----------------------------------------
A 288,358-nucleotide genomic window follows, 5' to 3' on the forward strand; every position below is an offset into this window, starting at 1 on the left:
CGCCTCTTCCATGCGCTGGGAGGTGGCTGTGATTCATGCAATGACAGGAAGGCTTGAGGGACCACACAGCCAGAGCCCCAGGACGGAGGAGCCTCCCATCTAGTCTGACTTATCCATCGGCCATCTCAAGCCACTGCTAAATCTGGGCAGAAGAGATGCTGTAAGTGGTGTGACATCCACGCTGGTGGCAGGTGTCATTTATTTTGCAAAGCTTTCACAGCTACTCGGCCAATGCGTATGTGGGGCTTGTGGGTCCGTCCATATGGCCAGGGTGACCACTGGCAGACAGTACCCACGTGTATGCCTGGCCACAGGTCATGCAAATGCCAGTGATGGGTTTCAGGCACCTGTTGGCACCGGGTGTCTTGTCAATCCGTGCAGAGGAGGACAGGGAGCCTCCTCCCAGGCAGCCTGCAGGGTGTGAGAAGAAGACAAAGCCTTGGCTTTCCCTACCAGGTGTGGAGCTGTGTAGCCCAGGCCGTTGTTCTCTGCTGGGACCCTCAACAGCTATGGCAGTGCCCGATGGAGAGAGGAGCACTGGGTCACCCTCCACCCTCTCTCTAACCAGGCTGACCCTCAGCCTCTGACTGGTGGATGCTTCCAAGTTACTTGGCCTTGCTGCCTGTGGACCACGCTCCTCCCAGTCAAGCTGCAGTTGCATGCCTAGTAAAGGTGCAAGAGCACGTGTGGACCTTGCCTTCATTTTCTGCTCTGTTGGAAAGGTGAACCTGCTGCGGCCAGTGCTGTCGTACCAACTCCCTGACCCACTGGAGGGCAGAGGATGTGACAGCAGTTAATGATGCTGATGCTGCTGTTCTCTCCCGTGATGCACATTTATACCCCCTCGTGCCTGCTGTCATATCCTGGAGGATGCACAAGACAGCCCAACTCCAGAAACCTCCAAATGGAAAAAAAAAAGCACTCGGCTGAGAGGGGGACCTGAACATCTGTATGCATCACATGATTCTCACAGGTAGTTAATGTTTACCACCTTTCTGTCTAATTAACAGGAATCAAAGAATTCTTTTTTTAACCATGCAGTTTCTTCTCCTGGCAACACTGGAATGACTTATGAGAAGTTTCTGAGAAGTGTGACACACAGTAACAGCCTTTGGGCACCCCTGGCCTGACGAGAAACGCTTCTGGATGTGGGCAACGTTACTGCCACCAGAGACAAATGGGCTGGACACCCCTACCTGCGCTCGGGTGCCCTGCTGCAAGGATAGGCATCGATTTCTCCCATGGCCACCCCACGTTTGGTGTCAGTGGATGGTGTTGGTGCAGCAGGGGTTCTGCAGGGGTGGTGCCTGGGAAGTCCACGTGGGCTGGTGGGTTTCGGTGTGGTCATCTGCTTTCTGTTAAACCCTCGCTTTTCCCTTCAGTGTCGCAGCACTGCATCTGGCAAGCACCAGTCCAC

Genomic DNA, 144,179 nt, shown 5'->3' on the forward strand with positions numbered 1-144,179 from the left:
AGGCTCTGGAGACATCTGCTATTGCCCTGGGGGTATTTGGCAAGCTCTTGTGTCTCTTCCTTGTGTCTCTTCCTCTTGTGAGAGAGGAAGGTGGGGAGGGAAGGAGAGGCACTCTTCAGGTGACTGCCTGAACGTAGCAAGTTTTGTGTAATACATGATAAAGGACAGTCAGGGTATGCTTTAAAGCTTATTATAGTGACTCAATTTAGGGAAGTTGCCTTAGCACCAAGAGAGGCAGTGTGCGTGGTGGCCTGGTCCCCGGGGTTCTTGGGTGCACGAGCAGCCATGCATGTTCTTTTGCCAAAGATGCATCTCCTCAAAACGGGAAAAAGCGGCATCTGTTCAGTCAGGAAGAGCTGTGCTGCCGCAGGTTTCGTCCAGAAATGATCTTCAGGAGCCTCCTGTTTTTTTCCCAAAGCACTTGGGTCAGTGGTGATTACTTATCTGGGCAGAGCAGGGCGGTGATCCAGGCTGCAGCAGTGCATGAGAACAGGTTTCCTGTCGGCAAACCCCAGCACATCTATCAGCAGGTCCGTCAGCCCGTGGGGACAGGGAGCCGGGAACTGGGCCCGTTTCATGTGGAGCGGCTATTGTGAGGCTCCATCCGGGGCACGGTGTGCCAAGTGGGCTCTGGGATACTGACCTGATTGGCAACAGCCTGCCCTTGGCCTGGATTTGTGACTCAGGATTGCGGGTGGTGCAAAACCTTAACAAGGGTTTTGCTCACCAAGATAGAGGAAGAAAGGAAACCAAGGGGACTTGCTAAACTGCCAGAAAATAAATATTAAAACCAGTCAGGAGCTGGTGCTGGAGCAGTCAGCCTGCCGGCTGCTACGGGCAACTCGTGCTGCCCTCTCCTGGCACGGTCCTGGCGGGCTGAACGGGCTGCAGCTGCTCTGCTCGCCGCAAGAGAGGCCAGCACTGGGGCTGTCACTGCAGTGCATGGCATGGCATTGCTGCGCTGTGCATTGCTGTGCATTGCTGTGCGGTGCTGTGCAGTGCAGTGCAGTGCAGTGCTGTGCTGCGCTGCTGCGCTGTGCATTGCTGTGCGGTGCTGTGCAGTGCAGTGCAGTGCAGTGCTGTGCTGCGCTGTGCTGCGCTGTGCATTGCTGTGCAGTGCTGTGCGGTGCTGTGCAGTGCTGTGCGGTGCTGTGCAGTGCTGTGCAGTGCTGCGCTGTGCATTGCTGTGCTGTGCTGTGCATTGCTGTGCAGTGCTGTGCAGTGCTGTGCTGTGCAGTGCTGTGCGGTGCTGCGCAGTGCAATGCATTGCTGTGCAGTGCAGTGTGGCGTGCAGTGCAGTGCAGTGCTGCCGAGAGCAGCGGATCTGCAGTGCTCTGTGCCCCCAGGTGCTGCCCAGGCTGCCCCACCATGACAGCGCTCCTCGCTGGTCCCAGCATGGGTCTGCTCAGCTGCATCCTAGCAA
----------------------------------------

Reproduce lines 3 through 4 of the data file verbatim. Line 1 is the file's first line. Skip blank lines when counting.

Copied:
Genomic DNA, 144,179 nt, shown 5'->3' on the forward strand with positions numbered 1-144,179 from the left:
AGGCTCTGGAGACATCTGCTATTGCCCTGGGGGTATTTGGCAAGCTCTTGTGTCTCTTCCTTGTGTCTCTTCCTCTTGTGAGAGAGGAAGGTGGGGAGGGAAGGAGAGGCACTCTTCAGGTGACTGCCTGAACGTAGCAAGTTTTGTGTAATACATGATAAAGGACAGTCAGGGTATGCTTTAAAGCTTATTATAGTGACTCAATTTAGGGAAGTTGCCTTAGCACCAAGAGAGGCAGTGTGCGTGGTGGCCTGGTCCCCGGGGTTCTTGGGTGCACGAGCAGCCATGCATGTTCTTTTGCCAAAGATGCATCTCCTCAAAACGGGAAAAAGCGGCATCTGTTCAGTCAGGAAGAGCTGTGCTGCCGCAGGTTTCGTCCAGAAATGATCTTCAGGAGCCTCCTGTTTTTTTCCCAAAGCACTTGGGTCAGTGGTGATTACTTATCTGGGCAGAGCAGGGCGGTGATCCAGGCTGCAGCAGTGCATGAGAACAGGTTTCCTGTCGGCAAACCCCAGCACATCTATCAGCAGGTCCGTCAGCCCGTGGGGACAGGGAGCCGGGAACTGGGCCCGTTTCATGTGGAGCGGCTATTGTGAGGCTCCATCCGGGGCACGGTGTGCCAAGTGGGCTCTGGGATACTGACCTGATTGGCAACAGCCTGCCCTTGGCCTGGATTTGTGACTCAGGATTGCGGGTGGTGCAAAACCTTAACAAGGGTTTTGCTCACCAAGATAGAGGAAGAAAGGAAACCAAGGGGACTTGCTAAACTGCCAGAAAATAAATATTAAAACCAGTCAGGAGCTGGTGCTGGAGCAGTCAGCCTGCCGGCTGCTACGGGCAACTCGTGCTGCCCTCTCCTGGCACGGTCCTGGCGGGCTGAACGGGCTGCAGCTGCTCTGCTCGCCGCAAGAGAGGCCAGCACTGGGGCTGTCACTGCAGTGCATGGCATGGCATTGCTGCGCTGTGCATTGCTGTGCATTGCTGTGCGGTGCTGTGCAGTGCAGTGCAGTGCAGTGCTGTGCTGCGCTGCTGCGCTGTGCATTGCTGTGCGGTGCTGTGCAGTGCAGTGCAGTGCAGTGCTGTGCTGCGCTGTGCTGCGCTGTGCATTGCTGTGCAGTGCTGTGCGGTGCTGTGCAGTGCTGTGCGGTGCTGTGCAGTGCTGTGCAGTGCTGCGCTGTGCATTGCTGTGCTGTGCTGTGCATTGCTGTGCAGTGCTGTGCAGTGCTGTGCTGTGCAGTGCTGTGCGGTGCTGCGCAGTGCAATGCATTGCTGTGCAGTGCAGTGTGGCGTGCAGTGCAGTGCAGTGCTGCCGAGAGCAGCGGATCTGCAGTGCTCTGTGCCCCCAGGTGCTGCCCAGGCTGCCCCACCATGACAGCGCTCCTCGCTGGTCCCAGCATGGGTCTGCTCAGCTGCATCCTAGCAA